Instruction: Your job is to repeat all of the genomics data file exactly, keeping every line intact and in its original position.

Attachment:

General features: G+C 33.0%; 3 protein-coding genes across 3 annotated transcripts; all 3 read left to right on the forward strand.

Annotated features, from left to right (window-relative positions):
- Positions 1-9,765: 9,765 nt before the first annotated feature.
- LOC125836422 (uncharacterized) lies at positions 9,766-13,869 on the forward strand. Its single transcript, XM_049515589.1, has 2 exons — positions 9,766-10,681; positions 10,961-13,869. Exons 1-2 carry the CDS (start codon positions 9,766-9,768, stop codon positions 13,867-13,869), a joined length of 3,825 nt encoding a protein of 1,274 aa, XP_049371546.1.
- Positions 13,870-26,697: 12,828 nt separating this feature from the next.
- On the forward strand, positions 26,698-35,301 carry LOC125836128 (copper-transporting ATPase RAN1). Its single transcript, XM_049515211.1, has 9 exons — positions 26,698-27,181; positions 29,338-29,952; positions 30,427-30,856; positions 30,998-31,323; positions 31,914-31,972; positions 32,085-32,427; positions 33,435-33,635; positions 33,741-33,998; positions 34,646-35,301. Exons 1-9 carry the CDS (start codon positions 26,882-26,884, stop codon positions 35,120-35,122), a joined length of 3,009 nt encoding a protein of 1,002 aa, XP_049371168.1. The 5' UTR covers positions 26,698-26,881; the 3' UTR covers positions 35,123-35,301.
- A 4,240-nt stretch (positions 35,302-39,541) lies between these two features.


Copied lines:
General features: G+C 33.0%; 3 protein-coding genes across 3 annotated transcripts; all 3 read left to right on the forward strand.

Annotated features, from left to right (window-relative positions):
- Positions 1-9,765: 9,765 nt before the first annotated feature.
- LOC125836422 (uncharacterized) lies at positions 9,766-13,869 on the forward strand. Its single transcript, XM_049515589.1, has 2 exons — positions 9,766-10,681; positions 10,961-13,869. Exons 1-2 carry the CDS (start codon positions 9,766-9,768, stop codon positions 13,867-13,869), a joined length of 3,825 nt encoding a protein of 1,274 aa, XP_049371546.1.
- Positions 13,870-26,697: 12,828 nt separating this feature from the next.
- On the forward strand, positions 26,698-35,301 carry LOC125836128 (copper-transporting ATPase RAN1). Its single transcript, XM_049515211.1, has 9 exons — positions 26,698-27,181; positions 29,338-29,952; positions 30,427-30,856; positions 30,998-31,323; positions 31,914-31,972; positions 32,085-32,427; positions 33,435-33,635; positions 33,741-33,998; positions 34,646-35,301. Exons 1-9 carry the CDS (start codon positions 26,882-26,884, stop codon positions 35,120-35,122), a joined length of 3,009 nt encoding a protein of 1,002 aa, XP_049371168.1. The 5' UTR covers positions 26,698-26,881; the 3' UTR covers positions 35,123-35,301.
- A 4,240-nt stretch (positions 35,302-39,541) lies between these two features.